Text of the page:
3 Benefits of Architectural Study in Israel in English

Studying abroad in Israel is a unique experience for architecture students
Studying abroad in Israel is a unique experience for architecture students

A semester abroad can be extremely beneficial for anyone studying architecture. Spending time in another country is the chance to expose yourself to new design styles, expand your knowledge of architectural history, and introduce yourself to different ideas and working methods.

Architecture students looking for a truly unique study abroad experience will the find Technion’s Neubauer Spring Semester program an intriguing proposition, with the potential to explore interesting new subject areas, study under a world class faculty, and access exciting internship opportunities, all while immersing themselves in the rich history and culture of Israel.

Read on to find out more about what studying in Israel can offer for architecture students.

1. Students in Study Abroad Programs in Israel Can Explore a Diverse Architectural Landscape

The storied history of Israel has led to a diverse mix of architectural styles in the country, with the different cultures which have occupied the country during different periods giving rise to various different design styles.

Students enrolled in study abroad programs in Israel can still see many traditional Arab houses with flat or domed rooftops in various parts of the country, as well as the tiled roof homes built by German settlers from the Temple Society in the 19th century, who were influential in the development of Haifa in particular.

And of course, there are also the various places of worship built by the countries diverse mix of faiths over the centuries, including the beautiful Baha’i shrine and garden terrace, which sits atop Mount Carmel not far from Technion.

Israel has also seen much change during the 20th century, which is reflected in its architecture. The Bauhaus style became popular during the British Mandate after World War II; one example of this is the White City in Tel Aviv, which is a UNESCO world heritage site.

Later, the establishment of the Israeli state and the need to house new settlers led to a rise in Brutalist architecture, while the country’s recent economic growth has seen modern skyscrapers fill the skyline of Israel’s larger cities.

2. Study Abroad in Haifa at One of the World’s Most Renowned Architecture Universities

The Faculty of Architecture and Town Planning at Technion has played an important role in modern Israeli architecture. Former Dean Professor Yohanan Ratner was famous for pioneering the ‘Wall and Tower’ settlement method in the 1920s and 30s, and later designed many public and private buildings in the country, including Technion’s Aeronautical Building and the impressive National Institutions Building in Jerusalem.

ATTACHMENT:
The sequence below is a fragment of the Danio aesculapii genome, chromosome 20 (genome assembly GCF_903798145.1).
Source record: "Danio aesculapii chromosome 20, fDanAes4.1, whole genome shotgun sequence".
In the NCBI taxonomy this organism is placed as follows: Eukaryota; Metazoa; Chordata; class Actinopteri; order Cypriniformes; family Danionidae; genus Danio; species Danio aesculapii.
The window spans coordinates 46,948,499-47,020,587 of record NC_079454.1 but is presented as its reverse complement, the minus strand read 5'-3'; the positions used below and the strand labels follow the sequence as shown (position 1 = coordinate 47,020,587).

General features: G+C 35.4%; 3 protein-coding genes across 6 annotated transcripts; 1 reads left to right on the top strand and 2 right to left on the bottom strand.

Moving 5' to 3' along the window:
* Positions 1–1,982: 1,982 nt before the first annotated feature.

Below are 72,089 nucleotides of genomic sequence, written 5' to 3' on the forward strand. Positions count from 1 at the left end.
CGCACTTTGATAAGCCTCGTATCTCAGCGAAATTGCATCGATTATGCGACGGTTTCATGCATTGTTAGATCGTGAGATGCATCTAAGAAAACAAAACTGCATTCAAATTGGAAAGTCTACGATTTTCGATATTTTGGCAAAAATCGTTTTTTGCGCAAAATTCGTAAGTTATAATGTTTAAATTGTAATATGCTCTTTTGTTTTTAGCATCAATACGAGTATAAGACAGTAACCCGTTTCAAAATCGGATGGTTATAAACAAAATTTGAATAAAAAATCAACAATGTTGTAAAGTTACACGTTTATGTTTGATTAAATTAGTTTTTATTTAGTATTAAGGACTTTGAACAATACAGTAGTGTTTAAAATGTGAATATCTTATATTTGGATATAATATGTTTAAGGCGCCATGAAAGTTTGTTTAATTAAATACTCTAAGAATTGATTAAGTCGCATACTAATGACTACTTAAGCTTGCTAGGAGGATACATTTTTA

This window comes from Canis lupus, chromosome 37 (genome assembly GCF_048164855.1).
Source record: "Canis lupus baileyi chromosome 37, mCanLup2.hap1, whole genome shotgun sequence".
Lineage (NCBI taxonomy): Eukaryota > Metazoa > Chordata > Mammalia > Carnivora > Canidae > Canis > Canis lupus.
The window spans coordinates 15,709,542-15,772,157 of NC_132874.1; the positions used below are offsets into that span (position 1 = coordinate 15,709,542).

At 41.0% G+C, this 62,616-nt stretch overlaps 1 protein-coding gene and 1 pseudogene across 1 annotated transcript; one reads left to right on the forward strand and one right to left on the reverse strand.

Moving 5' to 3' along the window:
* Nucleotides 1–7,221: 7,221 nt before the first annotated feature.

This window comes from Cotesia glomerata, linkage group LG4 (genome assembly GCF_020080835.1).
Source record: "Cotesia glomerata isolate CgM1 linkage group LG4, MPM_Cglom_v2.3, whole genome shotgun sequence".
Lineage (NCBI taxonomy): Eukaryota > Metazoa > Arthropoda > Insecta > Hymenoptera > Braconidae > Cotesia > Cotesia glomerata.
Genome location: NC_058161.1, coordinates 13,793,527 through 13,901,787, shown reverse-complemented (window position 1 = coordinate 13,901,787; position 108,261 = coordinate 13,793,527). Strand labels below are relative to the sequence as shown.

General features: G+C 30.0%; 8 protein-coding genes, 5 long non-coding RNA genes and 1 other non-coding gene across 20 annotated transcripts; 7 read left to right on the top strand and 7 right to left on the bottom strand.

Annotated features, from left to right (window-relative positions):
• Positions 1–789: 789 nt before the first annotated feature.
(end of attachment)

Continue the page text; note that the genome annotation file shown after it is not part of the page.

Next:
Other past teachers and students have also won various awards and acclaim for their work, including graduate Amnon Niv, who designed the Moshe Aviva Tower, Israel’s tallest building, in 1988. Today, the current faculty includes Nitza Szmuk, who became the first woman to win the EMET (Art-Sciences-Culture) Prize in 2006, proving the tradition of excellence in architecture at Technion is still very much alive.

The Moshe Aviv Tower in Tel Aviv was designed by a Technion graduate
The Moshe Aviv Tower in Tel Aviv was designed by a Technion graduate

3. Study Abroad Programs in Israel Offer Challenging Specialized Courses

Technion’s reputation as an innovator and leader of architectural education is reflected in the courses offered to students who choose to study abroad in Haifa in the Neubauer program. The program covers a number of advanced, specialized topics, including the history and theory of industrial design, human factors related to healthcare, and even the history and archeology of Israel. This gives students a unique opportunity to study areas of architecture they would not explore anywhere else, and gain some fascinating and useful insights that will truly benefit their future career.

Want to study in Israel in English?

Contact Technion to find out more.